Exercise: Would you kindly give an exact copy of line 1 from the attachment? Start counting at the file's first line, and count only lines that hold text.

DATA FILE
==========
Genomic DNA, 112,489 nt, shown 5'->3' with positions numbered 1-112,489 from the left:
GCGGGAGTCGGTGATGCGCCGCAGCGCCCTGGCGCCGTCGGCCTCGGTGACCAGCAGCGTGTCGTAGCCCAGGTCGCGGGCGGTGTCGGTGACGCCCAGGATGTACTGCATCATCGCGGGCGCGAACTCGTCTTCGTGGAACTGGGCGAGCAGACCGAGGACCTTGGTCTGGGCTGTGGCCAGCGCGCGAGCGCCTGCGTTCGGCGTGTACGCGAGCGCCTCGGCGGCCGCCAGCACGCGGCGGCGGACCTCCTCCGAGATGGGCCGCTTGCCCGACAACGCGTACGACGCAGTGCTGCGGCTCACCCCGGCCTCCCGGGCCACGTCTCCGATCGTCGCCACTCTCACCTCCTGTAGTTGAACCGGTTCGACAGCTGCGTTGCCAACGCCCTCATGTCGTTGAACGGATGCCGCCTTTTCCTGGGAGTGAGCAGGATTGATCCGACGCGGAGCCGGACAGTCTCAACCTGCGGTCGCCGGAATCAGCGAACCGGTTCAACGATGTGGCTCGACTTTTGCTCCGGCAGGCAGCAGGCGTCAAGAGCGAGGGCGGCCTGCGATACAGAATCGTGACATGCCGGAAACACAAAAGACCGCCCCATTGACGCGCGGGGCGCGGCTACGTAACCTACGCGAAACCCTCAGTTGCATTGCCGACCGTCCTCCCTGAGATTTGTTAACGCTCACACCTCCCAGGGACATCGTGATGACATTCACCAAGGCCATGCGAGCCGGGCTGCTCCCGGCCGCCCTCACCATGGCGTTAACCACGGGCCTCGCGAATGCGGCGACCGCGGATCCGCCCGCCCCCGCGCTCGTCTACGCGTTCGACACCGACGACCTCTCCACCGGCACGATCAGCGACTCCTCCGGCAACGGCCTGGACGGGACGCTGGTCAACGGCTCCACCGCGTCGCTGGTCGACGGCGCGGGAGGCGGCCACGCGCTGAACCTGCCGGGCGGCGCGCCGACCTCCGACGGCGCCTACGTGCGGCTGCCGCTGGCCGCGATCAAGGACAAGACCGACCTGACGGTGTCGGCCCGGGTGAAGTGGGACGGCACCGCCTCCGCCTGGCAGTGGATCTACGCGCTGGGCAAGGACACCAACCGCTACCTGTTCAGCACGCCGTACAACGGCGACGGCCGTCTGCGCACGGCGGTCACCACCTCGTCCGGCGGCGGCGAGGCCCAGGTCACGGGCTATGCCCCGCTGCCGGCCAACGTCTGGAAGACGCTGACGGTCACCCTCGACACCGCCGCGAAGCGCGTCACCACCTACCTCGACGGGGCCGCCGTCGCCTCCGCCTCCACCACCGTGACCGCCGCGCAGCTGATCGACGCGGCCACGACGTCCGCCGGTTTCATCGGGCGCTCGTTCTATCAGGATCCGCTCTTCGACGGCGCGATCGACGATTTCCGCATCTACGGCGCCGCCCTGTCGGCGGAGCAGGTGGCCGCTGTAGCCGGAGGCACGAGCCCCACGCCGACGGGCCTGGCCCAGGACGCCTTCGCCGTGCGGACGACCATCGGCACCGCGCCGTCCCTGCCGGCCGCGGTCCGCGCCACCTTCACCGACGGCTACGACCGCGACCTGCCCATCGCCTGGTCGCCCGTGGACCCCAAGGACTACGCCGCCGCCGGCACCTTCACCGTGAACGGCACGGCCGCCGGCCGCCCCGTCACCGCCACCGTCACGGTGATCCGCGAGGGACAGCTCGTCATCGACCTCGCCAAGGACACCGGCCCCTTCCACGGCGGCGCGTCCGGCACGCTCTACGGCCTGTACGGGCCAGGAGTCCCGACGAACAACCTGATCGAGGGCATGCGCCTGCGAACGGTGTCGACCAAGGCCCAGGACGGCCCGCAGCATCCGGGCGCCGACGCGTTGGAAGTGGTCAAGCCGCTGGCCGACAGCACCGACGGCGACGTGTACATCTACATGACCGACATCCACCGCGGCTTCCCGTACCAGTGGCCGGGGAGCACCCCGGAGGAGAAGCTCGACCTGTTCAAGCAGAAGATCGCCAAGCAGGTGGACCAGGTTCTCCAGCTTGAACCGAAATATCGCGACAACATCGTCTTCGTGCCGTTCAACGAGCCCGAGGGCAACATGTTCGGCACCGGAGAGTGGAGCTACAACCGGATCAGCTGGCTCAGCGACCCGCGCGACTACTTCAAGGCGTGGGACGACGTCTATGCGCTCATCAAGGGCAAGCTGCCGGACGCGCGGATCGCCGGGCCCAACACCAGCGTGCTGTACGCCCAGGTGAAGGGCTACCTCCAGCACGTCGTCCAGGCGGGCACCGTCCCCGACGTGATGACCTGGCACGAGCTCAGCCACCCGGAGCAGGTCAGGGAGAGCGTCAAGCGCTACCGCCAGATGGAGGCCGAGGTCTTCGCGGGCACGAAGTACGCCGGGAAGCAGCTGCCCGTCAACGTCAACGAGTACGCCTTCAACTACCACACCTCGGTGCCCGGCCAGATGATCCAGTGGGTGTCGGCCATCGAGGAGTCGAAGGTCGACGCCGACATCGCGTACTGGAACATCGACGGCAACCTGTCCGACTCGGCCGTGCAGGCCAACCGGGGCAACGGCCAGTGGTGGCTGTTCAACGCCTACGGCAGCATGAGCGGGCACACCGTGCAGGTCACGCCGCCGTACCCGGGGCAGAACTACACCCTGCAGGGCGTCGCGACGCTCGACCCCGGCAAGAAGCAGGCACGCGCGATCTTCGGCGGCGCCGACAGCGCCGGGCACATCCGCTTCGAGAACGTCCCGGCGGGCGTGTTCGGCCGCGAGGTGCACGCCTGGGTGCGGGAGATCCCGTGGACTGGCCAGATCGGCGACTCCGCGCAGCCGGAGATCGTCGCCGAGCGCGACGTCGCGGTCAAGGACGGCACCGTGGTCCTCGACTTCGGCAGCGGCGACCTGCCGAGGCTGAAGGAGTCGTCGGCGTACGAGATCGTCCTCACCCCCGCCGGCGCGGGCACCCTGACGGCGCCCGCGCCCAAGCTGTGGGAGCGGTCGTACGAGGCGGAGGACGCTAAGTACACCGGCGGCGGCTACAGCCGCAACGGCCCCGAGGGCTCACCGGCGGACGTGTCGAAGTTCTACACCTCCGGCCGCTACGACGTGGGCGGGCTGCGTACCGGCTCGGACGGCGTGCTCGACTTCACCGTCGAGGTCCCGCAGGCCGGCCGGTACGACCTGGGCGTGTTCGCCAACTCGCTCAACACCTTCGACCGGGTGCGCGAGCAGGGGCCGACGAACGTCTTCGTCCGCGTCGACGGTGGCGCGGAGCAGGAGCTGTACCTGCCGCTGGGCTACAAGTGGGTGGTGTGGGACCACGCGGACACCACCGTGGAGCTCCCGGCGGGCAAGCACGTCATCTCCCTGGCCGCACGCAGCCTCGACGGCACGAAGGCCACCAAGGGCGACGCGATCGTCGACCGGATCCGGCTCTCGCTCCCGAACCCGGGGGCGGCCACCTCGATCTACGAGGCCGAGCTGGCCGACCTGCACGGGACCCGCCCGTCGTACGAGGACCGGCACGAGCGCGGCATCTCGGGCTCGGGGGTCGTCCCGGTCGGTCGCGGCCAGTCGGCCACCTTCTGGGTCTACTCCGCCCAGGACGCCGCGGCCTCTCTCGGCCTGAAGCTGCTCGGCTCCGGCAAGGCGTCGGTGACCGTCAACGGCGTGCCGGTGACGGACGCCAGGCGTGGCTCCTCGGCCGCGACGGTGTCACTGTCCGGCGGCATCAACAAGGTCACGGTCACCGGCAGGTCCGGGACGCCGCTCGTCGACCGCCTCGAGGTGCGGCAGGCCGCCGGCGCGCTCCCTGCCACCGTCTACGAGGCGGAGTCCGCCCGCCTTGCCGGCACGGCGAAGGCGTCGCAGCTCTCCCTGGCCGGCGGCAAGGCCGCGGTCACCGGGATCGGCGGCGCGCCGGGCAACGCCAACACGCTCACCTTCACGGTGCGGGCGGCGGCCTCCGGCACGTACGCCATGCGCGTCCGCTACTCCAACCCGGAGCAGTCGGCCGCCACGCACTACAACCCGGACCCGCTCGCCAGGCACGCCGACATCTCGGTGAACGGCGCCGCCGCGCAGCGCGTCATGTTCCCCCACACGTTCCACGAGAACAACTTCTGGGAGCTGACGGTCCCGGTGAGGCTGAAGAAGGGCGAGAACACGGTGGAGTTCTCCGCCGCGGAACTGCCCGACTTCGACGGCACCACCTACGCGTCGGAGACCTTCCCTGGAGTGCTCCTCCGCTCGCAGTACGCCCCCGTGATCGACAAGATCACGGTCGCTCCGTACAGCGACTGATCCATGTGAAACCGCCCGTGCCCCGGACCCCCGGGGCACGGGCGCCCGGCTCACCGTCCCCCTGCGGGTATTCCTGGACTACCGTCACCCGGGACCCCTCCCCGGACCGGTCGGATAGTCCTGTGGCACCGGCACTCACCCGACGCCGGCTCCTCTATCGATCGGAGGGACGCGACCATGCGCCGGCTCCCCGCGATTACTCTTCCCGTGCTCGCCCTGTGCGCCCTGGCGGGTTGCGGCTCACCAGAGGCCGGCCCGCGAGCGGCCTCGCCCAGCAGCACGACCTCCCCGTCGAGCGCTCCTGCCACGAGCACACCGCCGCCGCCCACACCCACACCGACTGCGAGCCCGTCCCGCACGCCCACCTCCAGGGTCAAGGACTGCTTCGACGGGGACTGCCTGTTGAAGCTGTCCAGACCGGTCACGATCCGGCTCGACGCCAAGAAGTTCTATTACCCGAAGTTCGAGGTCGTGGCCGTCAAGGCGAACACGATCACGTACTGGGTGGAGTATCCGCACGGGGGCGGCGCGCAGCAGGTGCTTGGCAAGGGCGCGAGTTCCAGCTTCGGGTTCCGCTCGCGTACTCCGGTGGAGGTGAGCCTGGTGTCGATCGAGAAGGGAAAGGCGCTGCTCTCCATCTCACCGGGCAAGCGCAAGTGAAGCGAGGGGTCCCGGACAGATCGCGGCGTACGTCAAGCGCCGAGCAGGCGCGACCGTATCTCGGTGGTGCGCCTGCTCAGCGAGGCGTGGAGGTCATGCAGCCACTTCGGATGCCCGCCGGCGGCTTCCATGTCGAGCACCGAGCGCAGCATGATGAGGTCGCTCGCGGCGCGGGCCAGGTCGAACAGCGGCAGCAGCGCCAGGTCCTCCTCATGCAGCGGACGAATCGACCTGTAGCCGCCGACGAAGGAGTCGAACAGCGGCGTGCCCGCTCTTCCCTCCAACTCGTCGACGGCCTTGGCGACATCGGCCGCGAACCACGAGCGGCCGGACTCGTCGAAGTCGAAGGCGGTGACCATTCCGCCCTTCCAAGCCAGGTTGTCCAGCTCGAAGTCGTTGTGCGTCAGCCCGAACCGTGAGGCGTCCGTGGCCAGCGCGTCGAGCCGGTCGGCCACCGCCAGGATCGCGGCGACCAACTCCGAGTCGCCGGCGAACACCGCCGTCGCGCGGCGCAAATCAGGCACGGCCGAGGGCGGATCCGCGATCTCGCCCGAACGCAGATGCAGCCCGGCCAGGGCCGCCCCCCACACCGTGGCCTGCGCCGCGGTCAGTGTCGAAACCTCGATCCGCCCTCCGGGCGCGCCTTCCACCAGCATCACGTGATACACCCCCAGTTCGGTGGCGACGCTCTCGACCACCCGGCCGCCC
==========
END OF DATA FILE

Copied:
Genomic DNA, 112,489 nt, shown 5'->3' with positions numbered 1-112,489 from the left: